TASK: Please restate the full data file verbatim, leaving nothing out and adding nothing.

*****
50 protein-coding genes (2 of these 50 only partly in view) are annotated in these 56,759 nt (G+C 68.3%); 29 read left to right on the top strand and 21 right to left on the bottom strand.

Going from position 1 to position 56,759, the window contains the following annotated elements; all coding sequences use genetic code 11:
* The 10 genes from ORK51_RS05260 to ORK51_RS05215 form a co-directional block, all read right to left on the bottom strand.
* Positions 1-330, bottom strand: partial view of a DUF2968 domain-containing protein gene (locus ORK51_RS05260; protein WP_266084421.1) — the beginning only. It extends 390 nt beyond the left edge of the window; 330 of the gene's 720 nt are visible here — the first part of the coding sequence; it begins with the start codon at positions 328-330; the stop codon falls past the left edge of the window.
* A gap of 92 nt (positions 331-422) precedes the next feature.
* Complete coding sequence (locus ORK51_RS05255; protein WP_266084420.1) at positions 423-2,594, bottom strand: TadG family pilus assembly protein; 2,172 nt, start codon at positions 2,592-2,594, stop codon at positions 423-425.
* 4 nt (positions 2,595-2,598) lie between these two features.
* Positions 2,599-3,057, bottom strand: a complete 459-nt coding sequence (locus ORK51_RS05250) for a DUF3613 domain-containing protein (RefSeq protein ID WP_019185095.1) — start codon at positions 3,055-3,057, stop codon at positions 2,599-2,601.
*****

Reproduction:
50 protein-coding genes (2 of these 50 only partly in view) are annotated in these 56,759 nt (G+C 68.3%); 29 read left to right on the top strand and 21 right to left on the bottom strand.

Going from position 1 to position 56,759, the window contains the following annotated elements; all coding sequences use genetic code 11:
* The 10 genes from ORK51_RS05260 to ORK51_RS05215 form a co-directional block, all read right to left on the bottom strand.
* Positions 1-330, bottom strand: partial view of a DUF2968 domain-containing protein gene (locus ORK51_RS05260; protein WP_266084421.1) — the beginning only. It extends 390 nt beyond the left edge of the window; 330 of the gene's 720 nt are visible here — the first part of the coding sequence; it begins with the start codon at positions 328-330; the stop codon falls past the left edge of the window.
* A gap of 92 nt (positions 331-422) precedes the next feature.
* Complete coding sequence (locus ORK51_RS05255; protein WP_266084420.1) at positions 423-2,594, bottom strand: TadG family pilus assembly protein; 2,172 nt, start codon at positions 2,592-2,594, stop codon at positions 423-425.
* 4 nt (positions 2,595-2,598) lie between these two features.
* Positions 2,599-3,057, bottom strand: a complete 459-nt coding sequence (locus ORK51_RS05250) for a DUF3613 domain-containing protein (RefSeq protein ID WP_019185095.1) — start codon at positions 3,055-3,057, stop codon at positions 2,599-2,601.